Generational increase of self-reported first attack of asthma in fifteen industrialized countries
Article first published online: 25 DEC 2001
European Respiratory Journal
Volume 14, Issue 4, pages 885–891, October 1999
How to Cite
Sunyer, J. , Antó, J.M. , Tobias, A., Burney, P. and For The European CommunityRespiratory Health Study (ecrhs) (1999), Generational increase of self-reported first attack of asthma in fifteen industrialized countries. European Respiratory Journal, 14: 885–891. doi: 10.1034/j.1399-3003.1999.14d26.x
- Issue published online: 25 DEC 2001
- Article first published online: 25 DEC 2001
- self-reported first occurrence
The prevalence of asthma has increased worldwide. However, there is only local evidence for changes in incidence. Data from the European Community Respiratory Heath Survey (ECRHS) can be analysed to reconstruct trends in incidence from 1946–1991 in cohorts born between 1946–1971 in 35 areas corresponding to 15 countries. The authors report the time trends in self-reported first occurrence of asthma and its geographical distribution.
All centres completed the same cross-sectional study in 1991–92. A total of 17,613 individuals (63% of those randomly selected) were included. Recall of age of first asthma attack was recorded at an interview at one point in time in subjects aged 20–44 yrs. Relative risk of asthma by cohort was estimated using survival methods with age as the time scale.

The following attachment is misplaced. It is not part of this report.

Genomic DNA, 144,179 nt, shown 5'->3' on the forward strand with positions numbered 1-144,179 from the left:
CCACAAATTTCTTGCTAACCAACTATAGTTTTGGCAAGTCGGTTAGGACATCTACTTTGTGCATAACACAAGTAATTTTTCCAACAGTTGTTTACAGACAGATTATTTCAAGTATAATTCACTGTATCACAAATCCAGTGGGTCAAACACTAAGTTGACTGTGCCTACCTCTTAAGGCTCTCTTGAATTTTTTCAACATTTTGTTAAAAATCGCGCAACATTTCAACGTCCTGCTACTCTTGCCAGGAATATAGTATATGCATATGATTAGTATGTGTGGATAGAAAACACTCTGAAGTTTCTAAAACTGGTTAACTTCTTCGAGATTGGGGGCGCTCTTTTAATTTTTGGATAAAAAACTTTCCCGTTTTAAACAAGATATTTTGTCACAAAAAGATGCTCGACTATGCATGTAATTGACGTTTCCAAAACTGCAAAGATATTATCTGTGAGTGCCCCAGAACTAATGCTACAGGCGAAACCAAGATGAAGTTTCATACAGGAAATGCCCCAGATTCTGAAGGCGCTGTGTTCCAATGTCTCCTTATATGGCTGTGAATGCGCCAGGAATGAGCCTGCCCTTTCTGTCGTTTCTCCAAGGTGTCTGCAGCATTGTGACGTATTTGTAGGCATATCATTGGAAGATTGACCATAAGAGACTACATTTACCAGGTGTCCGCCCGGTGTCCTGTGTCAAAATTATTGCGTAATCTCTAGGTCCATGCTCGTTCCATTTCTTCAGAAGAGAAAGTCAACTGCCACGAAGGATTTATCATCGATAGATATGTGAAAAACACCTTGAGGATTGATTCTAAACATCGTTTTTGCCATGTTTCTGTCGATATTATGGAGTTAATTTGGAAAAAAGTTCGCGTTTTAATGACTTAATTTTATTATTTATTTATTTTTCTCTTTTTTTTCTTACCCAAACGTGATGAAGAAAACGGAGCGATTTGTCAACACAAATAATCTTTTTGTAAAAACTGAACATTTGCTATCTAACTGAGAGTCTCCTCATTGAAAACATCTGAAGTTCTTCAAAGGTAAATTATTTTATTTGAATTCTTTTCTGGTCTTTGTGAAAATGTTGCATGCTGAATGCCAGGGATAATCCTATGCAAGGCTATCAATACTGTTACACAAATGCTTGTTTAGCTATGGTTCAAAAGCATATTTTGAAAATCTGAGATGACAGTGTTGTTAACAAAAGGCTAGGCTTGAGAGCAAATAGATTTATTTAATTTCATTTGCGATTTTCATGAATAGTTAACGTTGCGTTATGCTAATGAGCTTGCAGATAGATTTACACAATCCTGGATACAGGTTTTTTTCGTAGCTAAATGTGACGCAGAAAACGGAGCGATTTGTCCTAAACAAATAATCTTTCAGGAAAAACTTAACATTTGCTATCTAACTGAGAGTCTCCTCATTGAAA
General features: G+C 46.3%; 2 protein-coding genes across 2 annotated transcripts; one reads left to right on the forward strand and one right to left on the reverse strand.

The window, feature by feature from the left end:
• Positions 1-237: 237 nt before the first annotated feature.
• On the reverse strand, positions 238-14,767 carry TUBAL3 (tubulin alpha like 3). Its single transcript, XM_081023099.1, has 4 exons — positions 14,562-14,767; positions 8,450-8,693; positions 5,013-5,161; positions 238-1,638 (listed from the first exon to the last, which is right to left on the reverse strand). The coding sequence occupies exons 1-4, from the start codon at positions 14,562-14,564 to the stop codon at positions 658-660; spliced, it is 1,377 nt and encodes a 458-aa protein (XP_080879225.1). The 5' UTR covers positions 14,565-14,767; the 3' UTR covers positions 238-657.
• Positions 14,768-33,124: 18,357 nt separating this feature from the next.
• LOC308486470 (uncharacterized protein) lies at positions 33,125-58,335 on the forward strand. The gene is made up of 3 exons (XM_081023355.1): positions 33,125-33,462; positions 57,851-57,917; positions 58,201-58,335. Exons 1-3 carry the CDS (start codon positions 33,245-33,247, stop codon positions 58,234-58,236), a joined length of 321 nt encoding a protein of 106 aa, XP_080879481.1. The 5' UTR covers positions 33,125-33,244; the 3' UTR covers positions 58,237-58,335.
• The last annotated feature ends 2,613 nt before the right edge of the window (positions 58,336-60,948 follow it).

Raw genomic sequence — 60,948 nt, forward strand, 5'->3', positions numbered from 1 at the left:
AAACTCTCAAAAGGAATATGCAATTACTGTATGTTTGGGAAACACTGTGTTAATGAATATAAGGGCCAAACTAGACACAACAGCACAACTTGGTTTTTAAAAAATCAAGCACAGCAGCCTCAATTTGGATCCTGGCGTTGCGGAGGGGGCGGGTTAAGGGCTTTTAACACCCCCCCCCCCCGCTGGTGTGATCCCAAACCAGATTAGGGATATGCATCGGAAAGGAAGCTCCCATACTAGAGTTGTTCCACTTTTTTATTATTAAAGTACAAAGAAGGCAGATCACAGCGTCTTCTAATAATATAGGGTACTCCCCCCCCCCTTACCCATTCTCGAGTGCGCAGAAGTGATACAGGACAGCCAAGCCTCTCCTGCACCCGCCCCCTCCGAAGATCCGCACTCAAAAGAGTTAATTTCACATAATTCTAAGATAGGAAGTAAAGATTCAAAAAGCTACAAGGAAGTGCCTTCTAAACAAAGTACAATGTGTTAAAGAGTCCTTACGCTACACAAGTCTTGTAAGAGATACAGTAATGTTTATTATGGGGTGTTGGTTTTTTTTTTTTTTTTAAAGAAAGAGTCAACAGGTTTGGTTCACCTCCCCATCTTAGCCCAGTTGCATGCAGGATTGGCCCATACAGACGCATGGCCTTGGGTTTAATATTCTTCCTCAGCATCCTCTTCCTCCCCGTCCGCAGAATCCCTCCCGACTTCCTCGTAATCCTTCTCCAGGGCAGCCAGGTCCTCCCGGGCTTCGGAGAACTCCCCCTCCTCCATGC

Yearly incidence of asthma increased progressively by birth cohort. The relative risks were 1.12 (0.94–1.34), 1.39 (1.17–1.66), 2.01 (1.60–2.51), and 2.33 (1.81–2.98) for the cohorts born in the years 1951–55, 1956–60, 1961–65, and 1966–71, respectively, in comparison with the cohort born in the years 1946–50. The increase occurred concurrently in most of the countries, in both males and females, and both in childhood and adulthood onset asthma.
These results are consistent with a generational increase in asthma incidence during the previous decades (explained by both a period and/or a cohort effect), although some of the findings could be explained by generational increases in asthma diagnosis.